Title: The Metal Girl
Author: Judy Sandra
Genre: Women’s Fiction/Psychological
Paperback: 194 pages
Publisher: JSM Books
Point of Sale: Amazon or JSM Books
Reviewed By: Cheryl Anne Gardner
Cover Excerpt: During the dreary month of March in Copenhagen in the early 1970s, a 25‑year‑old American woman travels on a solitary quest to become, in her mind, a "woman‑of‑the‑world." In fact, she is lost, adrift, dislocated, not only from familiar surroundings but from her innermost being: "It was the era of rising feminist consciousness, but my mind had not yet caught up to my age and my consciousness was not the part of me that was rising up that winter."
As the story begins we find our protagonist living in a cheap hotel located in Copenhagen’s red light district. The hotel is run by an odd old couple named the Blumendhals. However, not too far into the story, the Blumendhals disappear never to be heard from again and we find the new hotel management, much to our protagonist’s displeasure, are completely the opposite of the comforting grandparents she was used to. It’s not a pleasant interaction when our protagonist finds herself confronted with Elke, a stereotypical Scandinavian blond bombshell, and, who we assume is her German Tank of a husband, Manfred.
Now one might think it odd that our young woman, who is obviously at a crossroads in her life, would choose to go to Denmark in the winter, but I found the location rather fitting for someone who was obviously suffering from depression, and anyone who has suffered from even mild depression understands that loneliness is cold, silent, sitting on a rock in the middle of nowhere looking out at nothing through the grey, much like the Little Mermaid statue that resides in the Copenhagen harbour at Langelinie, and is pretty much the only thing our protagonist manages to truly connect with, understandably. Touching the statue is only one of a litany of mundane adventures our displaced American has in this strange land, and while she professes to want to be “a woman of the world” all she really wants to be is a woman other than the one she is, so much so, she either deifies or vilifies every single woman she meets in an effort to recreate herself somewhere in the middle, somewhere acceptable.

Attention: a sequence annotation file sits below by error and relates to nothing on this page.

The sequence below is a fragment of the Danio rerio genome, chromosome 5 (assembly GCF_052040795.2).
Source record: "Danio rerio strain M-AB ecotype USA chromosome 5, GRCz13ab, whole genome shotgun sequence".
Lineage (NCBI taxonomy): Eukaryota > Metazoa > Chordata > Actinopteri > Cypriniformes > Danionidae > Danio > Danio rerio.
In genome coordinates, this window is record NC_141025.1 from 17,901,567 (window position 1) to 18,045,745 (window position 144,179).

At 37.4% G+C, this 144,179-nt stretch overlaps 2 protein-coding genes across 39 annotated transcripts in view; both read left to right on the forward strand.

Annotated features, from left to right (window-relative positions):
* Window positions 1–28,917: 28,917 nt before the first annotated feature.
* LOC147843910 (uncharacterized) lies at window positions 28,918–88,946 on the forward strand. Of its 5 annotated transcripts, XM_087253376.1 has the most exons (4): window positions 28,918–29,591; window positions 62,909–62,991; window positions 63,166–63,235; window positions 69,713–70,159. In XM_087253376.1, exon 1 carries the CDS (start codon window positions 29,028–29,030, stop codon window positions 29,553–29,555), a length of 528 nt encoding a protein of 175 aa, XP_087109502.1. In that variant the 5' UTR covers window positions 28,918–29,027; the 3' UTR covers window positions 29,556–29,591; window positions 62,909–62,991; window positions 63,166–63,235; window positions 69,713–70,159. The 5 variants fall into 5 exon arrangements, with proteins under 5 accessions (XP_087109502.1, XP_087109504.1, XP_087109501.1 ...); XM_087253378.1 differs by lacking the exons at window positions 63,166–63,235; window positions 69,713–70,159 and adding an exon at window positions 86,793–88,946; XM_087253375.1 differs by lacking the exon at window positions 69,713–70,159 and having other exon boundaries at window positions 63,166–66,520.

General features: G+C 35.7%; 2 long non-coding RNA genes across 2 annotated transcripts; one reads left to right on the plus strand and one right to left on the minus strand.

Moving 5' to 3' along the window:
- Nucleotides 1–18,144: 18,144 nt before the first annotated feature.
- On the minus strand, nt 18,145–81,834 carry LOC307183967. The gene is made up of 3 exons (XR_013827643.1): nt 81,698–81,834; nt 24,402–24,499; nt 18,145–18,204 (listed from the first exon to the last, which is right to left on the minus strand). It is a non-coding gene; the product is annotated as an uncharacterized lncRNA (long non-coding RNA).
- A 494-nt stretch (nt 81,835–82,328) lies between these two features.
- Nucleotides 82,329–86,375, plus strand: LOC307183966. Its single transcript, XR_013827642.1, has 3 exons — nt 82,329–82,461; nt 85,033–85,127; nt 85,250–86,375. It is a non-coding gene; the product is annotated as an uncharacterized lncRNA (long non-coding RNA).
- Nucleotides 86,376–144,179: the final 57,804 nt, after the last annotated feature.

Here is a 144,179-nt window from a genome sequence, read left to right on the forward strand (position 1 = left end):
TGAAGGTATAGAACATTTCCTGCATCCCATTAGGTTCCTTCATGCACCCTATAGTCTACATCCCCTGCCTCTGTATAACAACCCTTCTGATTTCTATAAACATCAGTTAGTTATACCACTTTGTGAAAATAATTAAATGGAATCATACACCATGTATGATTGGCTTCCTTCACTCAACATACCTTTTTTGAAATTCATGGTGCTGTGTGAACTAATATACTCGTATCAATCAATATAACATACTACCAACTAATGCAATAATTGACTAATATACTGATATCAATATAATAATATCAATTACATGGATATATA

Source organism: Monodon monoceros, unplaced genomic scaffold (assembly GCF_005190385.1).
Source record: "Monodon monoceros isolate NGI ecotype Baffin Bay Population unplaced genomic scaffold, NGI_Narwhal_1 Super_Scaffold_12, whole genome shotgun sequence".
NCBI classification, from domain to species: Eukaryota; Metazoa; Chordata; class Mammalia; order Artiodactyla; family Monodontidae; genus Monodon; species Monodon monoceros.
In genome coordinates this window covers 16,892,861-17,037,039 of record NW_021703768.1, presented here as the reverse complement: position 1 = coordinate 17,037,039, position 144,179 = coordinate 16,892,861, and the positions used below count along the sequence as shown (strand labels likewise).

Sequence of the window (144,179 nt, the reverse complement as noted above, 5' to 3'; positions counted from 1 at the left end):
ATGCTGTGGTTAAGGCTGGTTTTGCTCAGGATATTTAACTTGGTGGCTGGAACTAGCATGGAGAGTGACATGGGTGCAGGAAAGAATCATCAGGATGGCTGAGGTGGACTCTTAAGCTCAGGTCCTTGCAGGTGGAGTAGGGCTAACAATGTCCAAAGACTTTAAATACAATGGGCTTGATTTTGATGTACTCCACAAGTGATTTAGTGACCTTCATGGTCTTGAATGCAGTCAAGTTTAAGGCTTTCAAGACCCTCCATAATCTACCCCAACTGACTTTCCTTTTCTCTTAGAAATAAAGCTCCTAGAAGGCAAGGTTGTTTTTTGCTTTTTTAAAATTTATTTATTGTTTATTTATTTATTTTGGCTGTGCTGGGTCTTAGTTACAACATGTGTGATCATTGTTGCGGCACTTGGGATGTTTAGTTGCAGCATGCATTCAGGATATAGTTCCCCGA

Having recently been the victim of a failed relationship and a failed career, our protagonist is hiding, from the world, from the feminist consciousness and all the expectations that came along with that, and most of all, she is hiding from herself. She slathers herself in the mundane like it’s a Disney Vacation, until one evening at a Jazz club where she meets Elizabeth and Olaf: Olaf who attracts her with his handsome face, kindness, and charm, and his friend Elizabeth, whom she finds the most alluring of all -- beautiful, poetic, intelligent, mysterious, wise and tragic. Yes, her obsessive fixation with Elizabeth takes a sobering turn later in the story when she finds Elizabeth is NOT the ideal she had imagined.